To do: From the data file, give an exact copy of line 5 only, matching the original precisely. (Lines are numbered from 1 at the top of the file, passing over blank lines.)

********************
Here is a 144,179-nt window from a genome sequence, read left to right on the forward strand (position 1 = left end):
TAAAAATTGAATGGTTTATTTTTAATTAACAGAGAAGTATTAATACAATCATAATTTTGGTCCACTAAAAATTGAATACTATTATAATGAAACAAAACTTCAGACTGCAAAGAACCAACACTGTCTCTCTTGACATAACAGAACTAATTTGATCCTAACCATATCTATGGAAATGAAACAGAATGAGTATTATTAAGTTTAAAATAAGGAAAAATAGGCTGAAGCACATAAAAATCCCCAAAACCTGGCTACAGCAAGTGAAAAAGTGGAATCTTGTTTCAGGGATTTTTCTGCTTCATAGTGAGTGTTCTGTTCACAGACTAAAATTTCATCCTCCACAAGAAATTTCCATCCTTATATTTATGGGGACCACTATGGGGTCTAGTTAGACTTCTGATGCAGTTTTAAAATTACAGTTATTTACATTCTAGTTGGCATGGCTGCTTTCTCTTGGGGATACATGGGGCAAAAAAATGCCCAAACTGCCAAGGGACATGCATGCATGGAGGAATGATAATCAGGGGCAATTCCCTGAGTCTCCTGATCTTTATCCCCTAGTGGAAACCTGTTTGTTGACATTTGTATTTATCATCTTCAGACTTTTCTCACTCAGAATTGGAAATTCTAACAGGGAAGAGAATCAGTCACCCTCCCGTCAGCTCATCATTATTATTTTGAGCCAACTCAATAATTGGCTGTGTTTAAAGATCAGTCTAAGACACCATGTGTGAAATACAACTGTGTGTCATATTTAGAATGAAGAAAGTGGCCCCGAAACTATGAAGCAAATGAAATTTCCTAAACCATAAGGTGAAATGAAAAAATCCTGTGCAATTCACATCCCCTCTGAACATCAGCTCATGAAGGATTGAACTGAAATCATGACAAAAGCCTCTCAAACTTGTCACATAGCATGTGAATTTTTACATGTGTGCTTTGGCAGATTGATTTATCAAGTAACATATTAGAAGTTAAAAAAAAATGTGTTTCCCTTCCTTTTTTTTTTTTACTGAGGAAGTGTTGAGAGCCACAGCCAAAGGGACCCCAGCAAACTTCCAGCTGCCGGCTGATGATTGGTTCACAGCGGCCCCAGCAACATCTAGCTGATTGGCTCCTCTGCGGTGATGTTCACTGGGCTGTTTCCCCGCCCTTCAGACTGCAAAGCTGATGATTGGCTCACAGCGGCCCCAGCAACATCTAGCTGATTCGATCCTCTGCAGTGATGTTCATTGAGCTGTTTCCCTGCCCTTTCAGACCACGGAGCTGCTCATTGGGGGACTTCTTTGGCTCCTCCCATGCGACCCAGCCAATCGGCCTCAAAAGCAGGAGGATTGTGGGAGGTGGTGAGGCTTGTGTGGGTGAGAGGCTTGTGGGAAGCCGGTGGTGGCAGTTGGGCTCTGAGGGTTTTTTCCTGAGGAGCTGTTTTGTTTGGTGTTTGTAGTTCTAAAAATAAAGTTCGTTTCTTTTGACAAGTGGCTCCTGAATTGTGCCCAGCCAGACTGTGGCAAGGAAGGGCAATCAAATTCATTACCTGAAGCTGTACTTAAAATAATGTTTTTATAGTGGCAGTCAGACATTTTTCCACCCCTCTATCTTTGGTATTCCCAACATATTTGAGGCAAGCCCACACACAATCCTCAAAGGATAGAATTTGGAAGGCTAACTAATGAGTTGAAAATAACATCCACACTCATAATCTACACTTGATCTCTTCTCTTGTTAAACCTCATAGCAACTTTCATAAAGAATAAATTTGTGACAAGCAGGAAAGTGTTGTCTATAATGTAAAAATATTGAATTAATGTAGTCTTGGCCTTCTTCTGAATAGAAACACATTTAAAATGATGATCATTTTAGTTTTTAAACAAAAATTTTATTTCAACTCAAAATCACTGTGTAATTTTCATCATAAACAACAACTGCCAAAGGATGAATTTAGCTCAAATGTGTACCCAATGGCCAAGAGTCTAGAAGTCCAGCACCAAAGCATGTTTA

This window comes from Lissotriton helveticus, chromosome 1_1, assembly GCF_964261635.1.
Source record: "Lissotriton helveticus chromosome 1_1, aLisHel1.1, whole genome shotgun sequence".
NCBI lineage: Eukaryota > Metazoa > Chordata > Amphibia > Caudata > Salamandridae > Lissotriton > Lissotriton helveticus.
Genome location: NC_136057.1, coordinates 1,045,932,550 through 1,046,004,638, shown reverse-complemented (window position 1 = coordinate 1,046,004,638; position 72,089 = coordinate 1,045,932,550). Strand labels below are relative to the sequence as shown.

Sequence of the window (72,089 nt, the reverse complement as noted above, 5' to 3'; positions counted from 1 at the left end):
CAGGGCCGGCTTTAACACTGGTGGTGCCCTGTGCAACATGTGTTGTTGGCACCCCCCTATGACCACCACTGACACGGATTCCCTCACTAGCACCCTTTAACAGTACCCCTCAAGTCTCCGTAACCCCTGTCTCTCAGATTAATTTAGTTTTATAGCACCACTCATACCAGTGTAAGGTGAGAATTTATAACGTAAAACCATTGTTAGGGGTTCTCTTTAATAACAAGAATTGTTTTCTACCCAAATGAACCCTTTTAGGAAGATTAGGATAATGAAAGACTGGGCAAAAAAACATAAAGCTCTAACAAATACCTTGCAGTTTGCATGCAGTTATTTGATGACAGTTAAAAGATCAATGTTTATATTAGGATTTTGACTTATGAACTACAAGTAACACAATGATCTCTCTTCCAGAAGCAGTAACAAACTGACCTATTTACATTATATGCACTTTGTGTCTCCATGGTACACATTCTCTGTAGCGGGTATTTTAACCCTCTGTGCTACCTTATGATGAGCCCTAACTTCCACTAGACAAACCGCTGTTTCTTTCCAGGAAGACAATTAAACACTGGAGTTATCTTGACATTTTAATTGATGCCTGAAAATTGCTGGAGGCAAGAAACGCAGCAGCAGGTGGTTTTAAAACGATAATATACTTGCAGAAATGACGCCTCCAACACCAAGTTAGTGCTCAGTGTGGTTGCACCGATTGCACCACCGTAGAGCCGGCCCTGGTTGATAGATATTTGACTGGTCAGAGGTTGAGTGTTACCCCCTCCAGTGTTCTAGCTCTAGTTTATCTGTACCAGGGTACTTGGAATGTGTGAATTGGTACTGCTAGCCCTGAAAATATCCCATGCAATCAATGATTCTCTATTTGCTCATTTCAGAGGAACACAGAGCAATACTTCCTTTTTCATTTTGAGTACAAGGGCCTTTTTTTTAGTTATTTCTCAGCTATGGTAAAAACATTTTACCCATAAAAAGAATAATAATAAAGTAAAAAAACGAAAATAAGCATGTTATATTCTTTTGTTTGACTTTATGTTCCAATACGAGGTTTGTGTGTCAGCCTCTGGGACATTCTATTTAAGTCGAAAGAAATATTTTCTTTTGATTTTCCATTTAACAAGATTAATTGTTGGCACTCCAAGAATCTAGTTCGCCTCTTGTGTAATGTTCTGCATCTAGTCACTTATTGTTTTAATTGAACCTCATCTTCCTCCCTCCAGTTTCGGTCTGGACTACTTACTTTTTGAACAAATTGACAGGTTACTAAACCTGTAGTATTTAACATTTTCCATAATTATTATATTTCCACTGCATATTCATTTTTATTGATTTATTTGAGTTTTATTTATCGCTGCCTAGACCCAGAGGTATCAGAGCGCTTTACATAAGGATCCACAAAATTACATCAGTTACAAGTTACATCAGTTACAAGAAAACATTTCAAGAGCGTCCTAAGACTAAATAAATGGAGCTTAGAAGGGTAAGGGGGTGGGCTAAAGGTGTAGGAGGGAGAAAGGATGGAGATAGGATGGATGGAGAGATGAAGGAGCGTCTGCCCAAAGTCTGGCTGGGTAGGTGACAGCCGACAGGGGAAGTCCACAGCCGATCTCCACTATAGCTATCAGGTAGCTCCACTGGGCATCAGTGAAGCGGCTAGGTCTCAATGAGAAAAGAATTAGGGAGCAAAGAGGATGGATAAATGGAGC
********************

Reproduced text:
NCBI lineage: Eukaryota > Metazoa > Chordata > Amphibia > Caudata > Salamandridae > Lissotriton > Lissotriton helveticus.